Video: What are variable interest rates?
If you are among the millions of Americans who carry a balance on their credit card, understanding what variable interest rates are should be, well, interesting.
Most credit cards in the U.S. have variable interest rates, which means your APR (annual percentage rate) can go up or down, depending on market rates.
But wait a minute -- who exactly is this "market," and what are they doing messing with your rate?
Most credit card issuers peg their rates to the prime rate, though you'll need to check your credit card agreement to know for sure. The prime rate is 3 percentage points above an interest rate set by the Federal Reserve called the federal funds rate.
Bottom line: If you hear the Fed is raising interest rates, your credit card's APR will likely go up as well.
How soon could rates rise on your card? For that, you'll have to spend more quality time with your card's terms and conditions, aka "the fine print." Some card issuers may change their APR at the start of the billing cycle after an interest rate increase -- meaning your new APR may apply to purchases you already made this month. Other issuers may wait until the next quarter to change their APR.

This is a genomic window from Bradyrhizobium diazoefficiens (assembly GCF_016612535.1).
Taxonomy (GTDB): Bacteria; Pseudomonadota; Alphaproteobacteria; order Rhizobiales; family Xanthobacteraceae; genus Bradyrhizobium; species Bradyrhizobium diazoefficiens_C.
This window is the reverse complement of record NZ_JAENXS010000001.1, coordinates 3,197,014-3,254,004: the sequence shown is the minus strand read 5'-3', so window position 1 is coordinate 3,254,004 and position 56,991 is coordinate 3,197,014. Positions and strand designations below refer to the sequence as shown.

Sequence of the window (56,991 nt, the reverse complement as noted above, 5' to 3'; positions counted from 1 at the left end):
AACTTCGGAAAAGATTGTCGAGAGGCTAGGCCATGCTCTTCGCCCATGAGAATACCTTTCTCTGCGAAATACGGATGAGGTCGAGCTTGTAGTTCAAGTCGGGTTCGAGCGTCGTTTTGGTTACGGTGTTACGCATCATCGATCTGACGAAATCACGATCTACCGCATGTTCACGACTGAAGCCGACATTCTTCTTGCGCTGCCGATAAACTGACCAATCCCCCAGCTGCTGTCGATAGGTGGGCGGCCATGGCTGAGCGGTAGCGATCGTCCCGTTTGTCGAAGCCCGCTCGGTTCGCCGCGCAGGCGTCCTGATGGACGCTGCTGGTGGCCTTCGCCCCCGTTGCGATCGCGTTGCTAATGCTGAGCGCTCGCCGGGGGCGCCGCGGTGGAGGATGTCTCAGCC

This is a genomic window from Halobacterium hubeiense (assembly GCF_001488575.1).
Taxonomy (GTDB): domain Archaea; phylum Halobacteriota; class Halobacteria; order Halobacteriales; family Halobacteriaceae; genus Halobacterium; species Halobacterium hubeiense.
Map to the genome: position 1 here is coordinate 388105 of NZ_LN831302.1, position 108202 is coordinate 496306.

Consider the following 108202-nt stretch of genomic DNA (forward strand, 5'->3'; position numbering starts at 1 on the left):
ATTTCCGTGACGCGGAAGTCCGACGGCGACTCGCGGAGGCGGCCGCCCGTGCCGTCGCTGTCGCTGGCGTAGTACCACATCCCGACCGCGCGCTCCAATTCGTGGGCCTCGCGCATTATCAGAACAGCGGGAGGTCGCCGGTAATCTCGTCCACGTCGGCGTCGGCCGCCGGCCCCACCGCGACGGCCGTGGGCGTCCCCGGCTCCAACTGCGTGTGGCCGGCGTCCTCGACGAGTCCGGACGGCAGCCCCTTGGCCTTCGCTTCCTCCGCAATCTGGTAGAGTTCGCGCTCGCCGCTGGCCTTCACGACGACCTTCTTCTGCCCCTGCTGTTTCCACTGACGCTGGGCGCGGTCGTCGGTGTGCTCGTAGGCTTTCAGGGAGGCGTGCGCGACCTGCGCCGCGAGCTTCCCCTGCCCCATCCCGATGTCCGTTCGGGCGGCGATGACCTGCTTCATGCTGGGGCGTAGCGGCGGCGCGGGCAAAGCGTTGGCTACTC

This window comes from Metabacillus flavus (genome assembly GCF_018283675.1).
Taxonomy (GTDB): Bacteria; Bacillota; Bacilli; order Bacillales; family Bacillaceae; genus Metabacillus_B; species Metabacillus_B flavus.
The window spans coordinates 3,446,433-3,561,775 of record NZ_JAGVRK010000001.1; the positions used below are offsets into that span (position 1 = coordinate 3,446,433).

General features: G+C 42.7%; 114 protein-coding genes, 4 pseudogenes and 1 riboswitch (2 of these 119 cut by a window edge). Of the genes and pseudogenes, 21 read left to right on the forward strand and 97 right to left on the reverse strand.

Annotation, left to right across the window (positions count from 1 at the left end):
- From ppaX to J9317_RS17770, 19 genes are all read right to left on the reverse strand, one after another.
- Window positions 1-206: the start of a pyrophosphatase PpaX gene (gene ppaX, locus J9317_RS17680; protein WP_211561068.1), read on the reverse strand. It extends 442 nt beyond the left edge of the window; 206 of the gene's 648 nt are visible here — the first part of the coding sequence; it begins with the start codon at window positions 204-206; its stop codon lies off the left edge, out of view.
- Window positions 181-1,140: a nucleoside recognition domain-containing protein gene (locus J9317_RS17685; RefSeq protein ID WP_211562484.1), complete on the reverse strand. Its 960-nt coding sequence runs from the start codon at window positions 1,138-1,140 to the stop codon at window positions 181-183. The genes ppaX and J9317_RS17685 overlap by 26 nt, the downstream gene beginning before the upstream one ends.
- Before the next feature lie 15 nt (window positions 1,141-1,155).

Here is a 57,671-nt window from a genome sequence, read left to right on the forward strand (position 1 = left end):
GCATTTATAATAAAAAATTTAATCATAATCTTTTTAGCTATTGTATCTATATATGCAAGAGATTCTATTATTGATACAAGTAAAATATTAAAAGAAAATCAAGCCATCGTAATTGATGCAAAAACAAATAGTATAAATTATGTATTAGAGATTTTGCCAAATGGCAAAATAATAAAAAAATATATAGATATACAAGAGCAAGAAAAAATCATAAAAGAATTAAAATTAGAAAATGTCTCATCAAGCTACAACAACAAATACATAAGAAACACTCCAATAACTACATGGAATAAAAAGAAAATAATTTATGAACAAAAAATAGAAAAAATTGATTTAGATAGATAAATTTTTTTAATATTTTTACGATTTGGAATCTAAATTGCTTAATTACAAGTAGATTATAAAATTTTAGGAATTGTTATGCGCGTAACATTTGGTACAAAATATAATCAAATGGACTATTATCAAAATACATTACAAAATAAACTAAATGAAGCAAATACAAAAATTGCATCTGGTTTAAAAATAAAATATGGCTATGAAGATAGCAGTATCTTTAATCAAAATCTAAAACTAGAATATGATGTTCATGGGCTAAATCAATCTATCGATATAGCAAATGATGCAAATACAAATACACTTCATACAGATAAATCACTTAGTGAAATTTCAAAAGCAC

Want to be bulletproof against interest-rate hikes? Pay off your credit card bill each month. No balance means no interest payments. Now that's interesting.
See related: What to do if your credit card rate goes up
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